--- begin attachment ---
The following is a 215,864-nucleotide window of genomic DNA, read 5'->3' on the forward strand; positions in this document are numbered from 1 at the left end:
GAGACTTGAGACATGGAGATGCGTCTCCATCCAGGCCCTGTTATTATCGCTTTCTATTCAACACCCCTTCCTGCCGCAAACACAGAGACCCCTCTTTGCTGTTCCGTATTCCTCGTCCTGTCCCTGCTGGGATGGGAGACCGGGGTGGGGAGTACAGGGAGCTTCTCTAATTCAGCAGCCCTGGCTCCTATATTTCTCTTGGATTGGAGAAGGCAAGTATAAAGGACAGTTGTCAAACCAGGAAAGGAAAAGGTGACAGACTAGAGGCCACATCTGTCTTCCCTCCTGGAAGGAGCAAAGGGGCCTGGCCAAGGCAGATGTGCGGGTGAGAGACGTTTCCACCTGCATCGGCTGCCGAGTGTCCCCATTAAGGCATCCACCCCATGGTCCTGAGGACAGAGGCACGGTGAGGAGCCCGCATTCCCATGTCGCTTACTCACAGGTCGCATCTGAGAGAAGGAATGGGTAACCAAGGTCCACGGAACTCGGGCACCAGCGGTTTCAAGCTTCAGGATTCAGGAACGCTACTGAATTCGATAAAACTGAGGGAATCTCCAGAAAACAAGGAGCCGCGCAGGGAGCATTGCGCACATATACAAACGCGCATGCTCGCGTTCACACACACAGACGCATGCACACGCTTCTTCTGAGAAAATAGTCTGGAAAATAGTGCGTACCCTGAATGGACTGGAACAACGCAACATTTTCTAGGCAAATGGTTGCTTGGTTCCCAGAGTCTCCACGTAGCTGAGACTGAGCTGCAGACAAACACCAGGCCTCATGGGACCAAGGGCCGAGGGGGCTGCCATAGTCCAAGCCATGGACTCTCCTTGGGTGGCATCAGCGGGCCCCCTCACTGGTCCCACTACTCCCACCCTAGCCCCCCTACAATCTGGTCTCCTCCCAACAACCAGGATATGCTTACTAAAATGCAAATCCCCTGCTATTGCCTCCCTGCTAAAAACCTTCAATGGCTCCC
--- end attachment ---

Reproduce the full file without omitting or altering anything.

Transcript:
The following is a 215,864-nucleotide window of genomic DNA, read 5'->3' on the forward strand; positions in this document are numbered from 1 at the left end:
GAGACTTGAGACATGGAGATGCGTCTCCATCCAGGCCCTGTTATTATCGCTTTCTATTCAACACCCCTTCCTGCCGCAAACACAGAGACCCCTCTTTGCTGTTCCGTATTCCTCGTCCTGTCCCTGCTGGGATGGGAGACCGGGGTGGGGAGTACAGGGAGCTTCTCTAATTCAGCAGCCCTGGCTCCTATATTTCTCTTGGATTGGAGAAGGCAAGTATAAAGGACAGTTGTCAAACCAGGAAAGGAAAAGGTGACAGACTAGAGGCCACATCTGTCTTCCCTCCTGGAAGGAGCAAAGGGGCCTGGCCAAGGCAGATGTGCGGGTGAGAGACGTTTCCACCTGCATCGGCTGCCGAGTGTCCCCATTAAGGCATCCACCCCATGGTCCTGAGGACAGAGGCACGGTGAGGAGCCCGCATTCCCATGTCGCTTACTCACAGGTCGCATCTGAGAGAAGGAATGGGTAACCAAGGTCCACGGAACTCGGGCACCAGCGGTTTCAAGCTTCAGGATTCAGGAACGCTACTGAATTCGATAAAACTGAGGGAATCTCCAGAAAACAAGGAGCCGCGCAGGGAGCATTGCGCACATATACAAACGCGCATGCTCGCGTTCACACACACAGACGCATGCACACGCTTCTTCTGAGAAAATAGTCTGGAAAATAGTGCGTACCCTGAATGGACTGGAACAACGCAACATTTTCTAGGCAAATGGTTGCTTGGTTCCCAGAGTCTCCACGTAGCTGAGACTGAGCTGCAGACAAACACCAGGCCTCATGGGACCAAGGGCCGAGGGGGCTGCCATAGTCCAAGCCATGGACTCTCCTTGGGTGGCATCAGCGGGCCCCCTCACTGGTCCCACTACTCCCACCCTAGCCCCCCTACAATCTGGTCTCCTCCCAACAACCAGGATATGCTTACTAAAATGCAAATCCCCTGCTATTGCCTCCCTGCTAAAAACCTTCAATGGCTCCC